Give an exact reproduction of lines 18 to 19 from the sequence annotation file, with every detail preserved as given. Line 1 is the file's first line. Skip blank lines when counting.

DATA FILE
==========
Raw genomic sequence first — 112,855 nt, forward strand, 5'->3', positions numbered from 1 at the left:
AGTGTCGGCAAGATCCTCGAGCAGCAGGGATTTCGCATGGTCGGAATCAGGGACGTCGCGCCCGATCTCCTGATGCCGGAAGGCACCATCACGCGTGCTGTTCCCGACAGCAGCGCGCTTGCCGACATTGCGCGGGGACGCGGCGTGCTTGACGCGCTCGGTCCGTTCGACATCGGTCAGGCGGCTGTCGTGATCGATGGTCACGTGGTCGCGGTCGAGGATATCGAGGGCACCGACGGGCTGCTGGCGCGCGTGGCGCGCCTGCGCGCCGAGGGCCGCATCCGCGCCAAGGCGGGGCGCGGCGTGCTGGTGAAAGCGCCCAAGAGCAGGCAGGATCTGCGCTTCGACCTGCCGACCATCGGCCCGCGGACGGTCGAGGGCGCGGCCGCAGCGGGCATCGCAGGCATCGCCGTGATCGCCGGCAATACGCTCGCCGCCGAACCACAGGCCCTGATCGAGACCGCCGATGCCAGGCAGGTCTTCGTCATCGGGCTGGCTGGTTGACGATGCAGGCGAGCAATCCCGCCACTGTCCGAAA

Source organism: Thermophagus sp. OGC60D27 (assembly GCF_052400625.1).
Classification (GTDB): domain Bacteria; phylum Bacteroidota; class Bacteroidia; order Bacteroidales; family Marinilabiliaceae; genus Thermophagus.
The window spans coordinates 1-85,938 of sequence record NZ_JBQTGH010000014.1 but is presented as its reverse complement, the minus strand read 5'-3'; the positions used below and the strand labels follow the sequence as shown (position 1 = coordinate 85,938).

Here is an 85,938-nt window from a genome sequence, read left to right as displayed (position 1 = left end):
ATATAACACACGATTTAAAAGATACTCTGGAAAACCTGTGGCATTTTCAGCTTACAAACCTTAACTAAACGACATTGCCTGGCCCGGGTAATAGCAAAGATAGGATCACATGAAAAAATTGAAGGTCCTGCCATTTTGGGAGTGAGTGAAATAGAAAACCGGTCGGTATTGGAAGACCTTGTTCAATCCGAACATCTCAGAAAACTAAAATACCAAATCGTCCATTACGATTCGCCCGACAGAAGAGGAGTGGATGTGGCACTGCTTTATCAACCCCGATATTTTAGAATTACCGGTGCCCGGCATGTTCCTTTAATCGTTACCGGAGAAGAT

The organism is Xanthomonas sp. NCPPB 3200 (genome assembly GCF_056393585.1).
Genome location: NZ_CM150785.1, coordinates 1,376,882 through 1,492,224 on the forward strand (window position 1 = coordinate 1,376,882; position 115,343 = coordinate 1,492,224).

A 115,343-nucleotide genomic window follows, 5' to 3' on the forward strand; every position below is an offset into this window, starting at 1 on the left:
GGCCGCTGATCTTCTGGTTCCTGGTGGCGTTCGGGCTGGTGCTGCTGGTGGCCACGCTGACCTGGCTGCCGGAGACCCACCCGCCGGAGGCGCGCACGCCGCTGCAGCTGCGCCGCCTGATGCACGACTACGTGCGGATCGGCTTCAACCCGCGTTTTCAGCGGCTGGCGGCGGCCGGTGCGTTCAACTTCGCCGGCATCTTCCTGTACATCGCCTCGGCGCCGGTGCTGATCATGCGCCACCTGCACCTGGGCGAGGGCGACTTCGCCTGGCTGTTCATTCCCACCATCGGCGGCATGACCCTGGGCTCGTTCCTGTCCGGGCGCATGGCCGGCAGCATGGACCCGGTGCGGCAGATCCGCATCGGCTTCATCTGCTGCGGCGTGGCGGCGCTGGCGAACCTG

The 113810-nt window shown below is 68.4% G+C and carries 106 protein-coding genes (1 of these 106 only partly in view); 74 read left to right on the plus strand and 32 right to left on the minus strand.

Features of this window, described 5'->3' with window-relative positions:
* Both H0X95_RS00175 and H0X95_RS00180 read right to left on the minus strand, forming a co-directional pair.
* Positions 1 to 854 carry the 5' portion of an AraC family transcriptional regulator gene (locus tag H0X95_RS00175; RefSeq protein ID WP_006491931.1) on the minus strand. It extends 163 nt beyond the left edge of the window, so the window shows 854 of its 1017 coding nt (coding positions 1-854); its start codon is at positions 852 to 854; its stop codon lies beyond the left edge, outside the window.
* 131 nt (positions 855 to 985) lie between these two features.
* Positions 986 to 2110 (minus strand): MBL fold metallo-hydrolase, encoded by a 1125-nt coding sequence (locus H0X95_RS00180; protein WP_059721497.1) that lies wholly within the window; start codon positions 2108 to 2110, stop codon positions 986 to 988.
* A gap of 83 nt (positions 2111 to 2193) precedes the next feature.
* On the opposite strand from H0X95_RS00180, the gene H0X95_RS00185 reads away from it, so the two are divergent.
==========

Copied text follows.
* A gap of 83 nt (positions 2111 to 2193) precedes the next feature.
* On the opposite strand from H0X95_RS00180, the gene H0X95_RS00185 reads away from it, so the two are divergent.